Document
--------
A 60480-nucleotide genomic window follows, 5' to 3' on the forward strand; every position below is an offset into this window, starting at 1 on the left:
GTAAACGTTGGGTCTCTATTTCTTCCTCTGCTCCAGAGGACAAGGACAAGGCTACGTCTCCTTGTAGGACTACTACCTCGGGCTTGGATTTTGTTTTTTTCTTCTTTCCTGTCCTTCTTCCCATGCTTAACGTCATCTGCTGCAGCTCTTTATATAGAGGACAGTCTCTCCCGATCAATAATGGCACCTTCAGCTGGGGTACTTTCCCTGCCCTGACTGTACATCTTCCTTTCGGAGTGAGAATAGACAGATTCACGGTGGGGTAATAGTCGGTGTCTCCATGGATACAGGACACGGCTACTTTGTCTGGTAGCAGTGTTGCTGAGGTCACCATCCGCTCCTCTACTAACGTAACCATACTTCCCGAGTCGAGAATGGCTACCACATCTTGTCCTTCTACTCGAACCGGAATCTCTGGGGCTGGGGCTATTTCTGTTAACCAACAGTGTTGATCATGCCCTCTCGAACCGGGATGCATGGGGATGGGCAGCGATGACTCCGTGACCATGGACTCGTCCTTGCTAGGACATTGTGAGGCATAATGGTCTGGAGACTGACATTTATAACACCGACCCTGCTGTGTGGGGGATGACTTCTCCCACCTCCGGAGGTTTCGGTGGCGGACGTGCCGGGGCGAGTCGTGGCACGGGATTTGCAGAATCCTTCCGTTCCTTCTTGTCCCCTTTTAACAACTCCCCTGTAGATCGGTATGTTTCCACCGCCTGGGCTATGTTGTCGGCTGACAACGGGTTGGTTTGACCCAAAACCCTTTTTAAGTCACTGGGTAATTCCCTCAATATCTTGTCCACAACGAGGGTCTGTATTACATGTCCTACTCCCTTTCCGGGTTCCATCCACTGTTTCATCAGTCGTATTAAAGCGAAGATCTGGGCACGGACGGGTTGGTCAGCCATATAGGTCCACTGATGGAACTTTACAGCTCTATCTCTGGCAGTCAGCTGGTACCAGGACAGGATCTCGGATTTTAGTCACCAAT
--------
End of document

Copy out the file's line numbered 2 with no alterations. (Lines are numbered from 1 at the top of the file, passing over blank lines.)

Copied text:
GTAAACGTTGGGTCTCTATTTCTTCCTCTGCTCCAGAGGACAAGGACAAGGCTACGTCTCCTTGTAGGACTACTACCTCGGGCTTGGATTTTGTTTTTTTCTTCTTTCCTGTCCTTCTTCCCATGCTTAACGTCATCTGCTGCAGCTCTTTATATAGAGGACAGTCTCTCCCGATCAATAATGGCACCTTCAGCTGGGGTACTTTCCCTGCCCTGACTGTACATCTTCCTTTCGGAGTGAGAATAGACAGATTCACGGTGGGGTAATAGTCGGTGTCTCCATGGATACAGGACACGGCTACTTTGTCTGGTAGCAGTGTTGCTGAGGTCACCATCCGCTCCTCTACTAACGTAACCATACTTCCCGAGTCGAGAATGGCTACCACATCTTGTCCTTCTACTCGAACCGGAATCTCTGGGGCTGGGGCTATTTCTGTTAACCAACAGTGTTGATCATGCCCTCTCGAACCGGGATGCATGGGGATGGGCAGCGATGACTCCGTGACCATGGACTCGTCCTTGCTAGGACATTGTGAGGCATAATGGTCTGGAGACTGACATTTATAACACCGACCCTGCTGTGTGGGGGATGACTTCTCCCACCTCCGGAGGTTTCGGTGGCGGACGTGCCGGGGCGAGTCGTGGCACGGGATTTGCAGAATCCTTCCGTTCCTTCTTGTCCCCTTTTAACAACTCCCCTGTAGATCGGTATGTTTCCACCGCCTGGGCTATGTTGTCGGCTGACAACGGGTTGGTTTGACCCAAAACCCTTTTTAAGTCACTGGGTAATTCCCTCAATATCTTGTCCACAACGAGGGTCTGTATTACATGTCCTACTCCCTTTCCGGGTTCCATCCACTGTTTCATCAGTCGTATTAAAGCGAAGATCTGGGCACGGACGGGTTGGTCAGCCATATAGGTCCACTGATGGAACTTTACAGCTCTATCTCTGGCAGTCAGCTGGTACCAGGACAGGATCTCGGATTTTAGTCACCAAT